More than 30% of patients with rheumatoid arthritis, psoriatic arthritis or psoriasis either switched or discontinued their diseasemodifying antirheumatic drug treatment following a cardiovascular event, according to findings published in Arthritis Care and Research.
“After a [cardiovascular] event in patients with RA, PsA, or [psoriasis], adverse events may be more likely to occur and to have serious clinical consequences, or DMARDs may be contraindicated because of organ dysfunction resulting from the [cardiovascular] event,” Jeffrey A. Sparks, MD, MMSc, of Brigham and Women’s Hospital, Harvard Medical School, and colleagues wrote. “However, DMARD therapy may be required for underlying rheumatic disease control. Moreover, recent data support the potential benefit of immunomodulators in patients who have experienced a [cardiovascular] event.”
To analyze DMARD therapies — including conventional synthetic and biologic variations of the treatment — and determine the risk for subsequent cardiovascular events among patients with RA, PsA and psoriasis following an initial event, the researchers conducted a retrospective cohort study of information in the MarketScan claims databases. Focusing on the nationwide Commercial Claims and Encounters and Medicare Supplemental and Coordination of Benefits databases, the researchers identified 10,254 patients with either RA, PsA or psoriasis.
Each patient had experienced an initial cardiovascular event — defined as acute myocardial infarction, stroke or coronary revascularization — while receiving either TNF inhibitor biologic DMARDs, non-TNF inhibitor biologic DMARDs or conventional synthetic DMARDs. From Jan. 1, 2006, through June 30, 2015, Sparks and colleagues evaluated DMARD treatment patterns follow the initial cardiovascular event, and the rates of subsequent events. In addition, they studied the predictors of DMARD discontinuation and risk factors for future events using Cox regression.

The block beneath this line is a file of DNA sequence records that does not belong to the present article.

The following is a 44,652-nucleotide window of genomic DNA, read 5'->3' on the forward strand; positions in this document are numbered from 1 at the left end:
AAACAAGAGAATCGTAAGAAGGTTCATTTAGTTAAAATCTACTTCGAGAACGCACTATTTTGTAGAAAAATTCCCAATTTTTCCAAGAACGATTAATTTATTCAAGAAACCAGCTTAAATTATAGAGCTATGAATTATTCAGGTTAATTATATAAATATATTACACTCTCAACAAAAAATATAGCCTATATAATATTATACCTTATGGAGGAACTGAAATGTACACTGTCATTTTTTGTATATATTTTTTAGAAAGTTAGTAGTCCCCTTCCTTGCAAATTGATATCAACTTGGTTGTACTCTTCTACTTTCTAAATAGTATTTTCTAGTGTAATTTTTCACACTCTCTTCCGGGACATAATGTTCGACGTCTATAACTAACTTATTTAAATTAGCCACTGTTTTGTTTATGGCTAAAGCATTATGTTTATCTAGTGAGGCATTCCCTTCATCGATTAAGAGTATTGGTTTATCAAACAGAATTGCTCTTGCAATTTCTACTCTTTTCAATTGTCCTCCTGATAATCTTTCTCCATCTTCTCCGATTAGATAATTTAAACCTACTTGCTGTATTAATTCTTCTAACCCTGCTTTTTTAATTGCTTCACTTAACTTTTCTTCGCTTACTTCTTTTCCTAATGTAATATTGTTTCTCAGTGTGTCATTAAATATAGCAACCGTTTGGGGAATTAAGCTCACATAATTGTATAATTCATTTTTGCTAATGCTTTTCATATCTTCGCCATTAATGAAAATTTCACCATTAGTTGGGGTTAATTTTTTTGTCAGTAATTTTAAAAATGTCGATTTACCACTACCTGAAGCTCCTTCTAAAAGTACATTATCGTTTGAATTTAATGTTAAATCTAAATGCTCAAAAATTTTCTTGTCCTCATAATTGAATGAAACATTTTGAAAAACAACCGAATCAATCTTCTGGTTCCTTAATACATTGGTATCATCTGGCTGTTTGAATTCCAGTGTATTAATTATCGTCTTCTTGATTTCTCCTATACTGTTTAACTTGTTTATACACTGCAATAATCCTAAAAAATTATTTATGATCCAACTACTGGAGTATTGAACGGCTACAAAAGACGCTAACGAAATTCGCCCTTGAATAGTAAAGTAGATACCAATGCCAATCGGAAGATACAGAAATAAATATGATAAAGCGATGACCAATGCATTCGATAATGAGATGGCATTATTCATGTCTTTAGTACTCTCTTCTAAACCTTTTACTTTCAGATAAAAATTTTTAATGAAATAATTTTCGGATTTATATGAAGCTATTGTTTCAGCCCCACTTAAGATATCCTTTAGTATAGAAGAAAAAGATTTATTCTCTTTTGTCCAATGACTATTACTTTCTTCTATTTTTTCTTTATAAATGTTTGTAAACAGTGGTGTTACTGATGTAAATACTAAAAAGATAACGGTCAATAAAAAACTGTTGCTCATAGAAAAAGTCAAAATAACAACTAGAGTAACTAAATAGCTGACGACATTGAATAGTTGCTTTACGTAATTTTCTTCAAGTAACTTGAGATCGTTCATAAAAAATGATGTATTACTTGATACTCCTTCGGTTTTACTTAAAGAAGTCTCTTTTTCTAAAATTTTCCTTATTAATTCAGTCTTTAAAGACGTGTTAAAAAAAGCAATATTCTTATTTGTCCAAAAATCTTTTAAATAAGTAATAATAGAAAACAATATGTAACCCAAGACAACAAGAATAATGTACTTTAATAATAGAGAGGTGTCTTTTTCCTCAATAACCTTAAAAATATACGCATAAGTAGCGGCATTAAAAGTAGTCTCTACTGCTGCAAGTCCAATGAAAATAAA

According to the researchers, among the 10,254 patients included in the study, 15.3% discontinued and 15.5% switched their DMARD treatment following their initial cardiovascular event. Independent predictors of DMARD discontinuation included a diagnosis of psoriasis, renal disease, hypertension, heart failure, diabetes mellitus, older age and baseline treatment with conventional synthetic DMARDs or non-TNF inhibitor biologic DMARDs. Incidence rates for subsequent cardiovascular events were 75.2 per 1,000 patient years for those receiving TNF-inhibitor biologic DMARDs, 83.6 for conventional synthetic DMARDs and 122.4 for non-TNF-inhibitor biologic DMARDs. The researchers also noted that baseline RA and heart failure were independently associated with increased risk for future cardiovascular events.
“Patients with RA, PsA, or [psoriasis] remain at high risk for a subsequent [cardiovascular] event following an initial [cardiovascular] event,” Sparks and colleagues wrote. “Our study suggests that DMARD therapy for the underlying RA, PsA, or [psoriasis] does not appear to affect the risk for subsequent [cardiovascular] events, and clinicians should carefully consider continuing DMARD therapy as well as appropriate therapies for [cardiovascular] disease.” – by Jason Laday
Disclosure: Sparks reports research grants from the NIH, the Rheumatology Research Foundation and Amgen, as well as consulting fees from Optum. Please see the study for all other authors’ relevant financial disclosures.